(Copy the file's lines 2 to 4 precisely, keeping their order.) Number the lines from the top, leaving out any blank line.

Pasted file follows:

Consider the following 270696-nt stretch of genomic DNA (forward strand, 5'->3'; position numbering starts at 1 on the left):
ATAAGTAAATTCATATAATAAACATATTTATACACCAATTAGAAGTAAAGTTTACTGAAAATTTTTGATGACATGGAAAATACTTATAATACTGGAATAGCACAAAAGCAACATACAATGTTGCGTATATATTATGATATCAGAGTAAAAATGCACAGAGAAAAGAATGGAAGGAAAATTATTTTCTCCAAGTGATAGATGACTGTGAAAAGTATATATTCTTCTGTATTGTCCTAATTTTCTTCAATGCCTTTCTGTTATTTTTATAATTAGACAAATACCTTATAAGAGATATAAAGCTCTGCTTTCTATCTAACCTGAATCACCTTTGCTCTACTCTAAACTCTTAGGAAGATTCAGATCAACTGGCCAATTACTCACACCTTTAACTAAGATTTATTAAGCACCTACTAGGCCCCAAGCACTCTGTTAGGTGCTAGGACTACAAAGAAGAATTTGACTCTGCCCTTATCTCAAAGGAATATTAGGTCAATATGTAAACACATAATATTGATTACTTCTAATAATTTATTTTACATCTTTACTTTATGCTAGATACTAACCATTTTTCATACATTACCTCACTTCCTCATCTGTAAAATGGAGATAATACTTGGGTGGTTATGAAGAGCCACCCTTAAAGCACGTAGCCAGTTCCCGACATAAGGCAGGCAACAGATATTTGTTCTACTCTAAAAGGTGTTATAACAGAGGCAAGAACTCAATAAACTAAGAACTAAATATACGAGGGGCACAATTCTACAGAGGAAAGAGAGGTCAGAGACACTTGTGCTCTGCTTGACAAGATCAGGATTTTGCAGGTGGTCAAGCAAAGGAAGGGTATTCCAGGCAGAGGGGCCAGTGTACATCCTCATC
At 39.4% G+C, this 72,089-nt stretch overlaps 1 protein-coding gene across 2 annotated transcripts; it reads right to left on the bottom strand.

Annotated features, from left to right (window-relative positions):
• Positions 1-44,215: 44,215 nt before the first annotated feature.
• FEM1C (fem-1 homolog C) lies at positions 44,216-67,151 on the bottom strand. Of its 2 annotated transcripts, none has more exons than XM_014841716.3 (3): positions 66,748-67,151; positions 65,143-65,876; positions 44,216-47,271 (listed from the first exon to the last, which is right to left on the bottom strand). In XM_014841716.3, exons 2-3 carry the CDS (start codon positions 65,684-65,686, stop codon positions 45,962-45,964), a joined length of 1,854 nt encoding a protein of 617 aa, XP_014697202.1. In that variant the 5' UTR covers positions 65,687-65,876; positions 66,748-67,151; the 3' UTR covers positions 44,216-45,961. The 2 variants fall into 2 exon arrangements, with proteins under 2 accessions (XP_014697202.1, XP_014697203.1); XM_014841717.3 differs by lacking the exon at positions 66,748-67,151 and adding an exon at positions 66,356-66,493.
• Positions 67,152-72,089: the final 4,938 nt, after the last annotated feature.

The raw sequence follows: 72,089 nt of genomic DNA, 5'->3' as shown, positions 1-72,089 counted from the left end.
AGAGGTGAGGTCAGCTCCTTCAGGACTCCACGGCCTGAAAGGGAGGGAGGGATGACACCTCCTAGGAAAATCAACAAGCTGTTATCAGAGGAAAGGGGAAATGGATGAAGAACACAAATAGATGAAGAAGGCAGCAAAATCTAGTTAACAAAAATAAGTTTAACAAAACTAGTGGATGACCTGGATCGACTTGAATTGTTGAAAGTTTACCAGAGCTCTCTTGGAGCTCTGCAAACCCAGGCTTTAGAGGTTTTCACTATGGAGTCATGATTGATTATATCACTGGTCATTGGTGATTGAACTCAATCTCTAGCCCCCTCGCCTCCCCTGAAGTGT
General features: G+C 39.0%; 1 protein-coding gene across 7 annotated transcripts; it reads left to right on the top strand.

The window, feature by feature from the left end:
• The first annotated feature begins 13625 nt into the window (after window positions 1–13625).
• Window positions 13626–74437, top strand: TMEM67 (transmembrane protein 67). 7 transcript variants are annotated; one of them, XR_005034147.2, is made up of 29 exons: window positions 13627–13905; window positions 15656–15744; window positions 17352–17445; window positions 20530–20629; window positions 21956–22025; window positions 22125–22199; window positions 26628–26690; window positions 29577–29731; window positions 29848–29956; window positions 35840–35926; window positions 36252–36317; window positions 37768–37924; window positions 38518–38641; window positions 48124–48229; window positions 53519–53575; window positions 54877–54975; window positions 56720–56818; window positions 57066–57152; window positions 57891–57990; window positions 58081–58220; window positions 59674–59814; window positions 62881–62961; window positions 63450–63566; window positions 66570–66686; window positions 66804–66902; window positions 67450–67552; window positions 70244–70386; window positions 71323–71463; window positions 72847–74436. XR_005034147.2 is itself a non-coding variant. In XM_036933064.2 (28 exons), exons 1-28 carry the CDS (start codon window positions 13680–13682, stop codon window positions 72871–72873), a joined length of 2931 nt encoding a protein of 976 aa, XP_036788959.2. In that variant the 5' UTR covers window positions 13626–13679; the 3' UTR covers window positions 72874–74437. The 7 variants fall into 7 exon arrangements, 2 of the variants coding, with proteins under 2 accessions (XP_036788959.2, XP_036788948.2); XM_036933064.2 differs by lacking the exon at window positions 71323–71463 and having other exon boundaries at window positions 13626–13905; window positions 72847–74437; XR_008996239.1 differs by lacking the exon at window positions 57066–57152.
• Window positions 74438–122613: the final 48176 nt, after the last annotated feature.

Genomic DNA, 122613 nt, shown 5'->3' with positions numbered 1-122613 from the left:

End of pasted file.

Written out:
ATAAGTAAATTCATATAATAAACATATTTATACACCAATTAGAAGTAAAGTTTACTGAAAATTTTTGATGACATGGAAAATACTTATAATACTGGAATAGCACAAAAGCAACATACAATGTTGCGTATATATTATGATATCAGAGTAAAAATGCACAGAGAAAAGAATGGAAGGAAAATTATTTTCTCCAAGTGATAGATGACTGTGAAAAGTATATATTCTTCTGTATTGTCCTAATTTTCTTCAATGCCTTTCTGTTATTTTTATAATTAGACAAATACCTTATAAGAGATATAAAGCTCTGCTTTCTATCTAACCTGAATCACCTTTGCTCTACTCTAAACTCTTAGGAAGATTCAGATCAACTGGCCAATTACTCACACCTTTAACTAAGATTTATTAAGCACCTACTAGGCCCCAAGCACTCTGTTAGGTGCTAGGACTACAAAGAAGAATTTGACTCTGCCCTTATCTCAAAGGAATATTAGGTCAATATGTAAACACATAATATTGATTACTTCTAATAATTTATTTTACATCTTTACTTTATGCTAGATACTAACCATTTTTCATACATTACCTCACTTCCTCATCTGTAAAATGGAGATAATACTTGGGTGGTTATGAAGAGCCACCCTTAAAGCACGTAGCCAGTTCCCGACATAAGGCAGGCAACAGATATTTGTTCTACTCTAAAAGGTGTTATAACAGAGGCAAGAACTCAATAAACTAAGAACTAAATATACGAGGGGCACAATTCTACAGAGGAAAGAGAGGTCAGAGACACTTGTGCTCTGCTTGACAAGATCAGGATTTTGCAGGTGGTCAAGCAAAGGAAGGGTATTCCAGGCAGAGGGGCCAGTGTACATCCTCATC
At 39.4% G+C, this 72,089-nt stretch overlaps 1 protein-coding gene across 2 annotated transcripts; it reads right to left on the bottom strand.

Annotated features, from left to right (window-relative positions):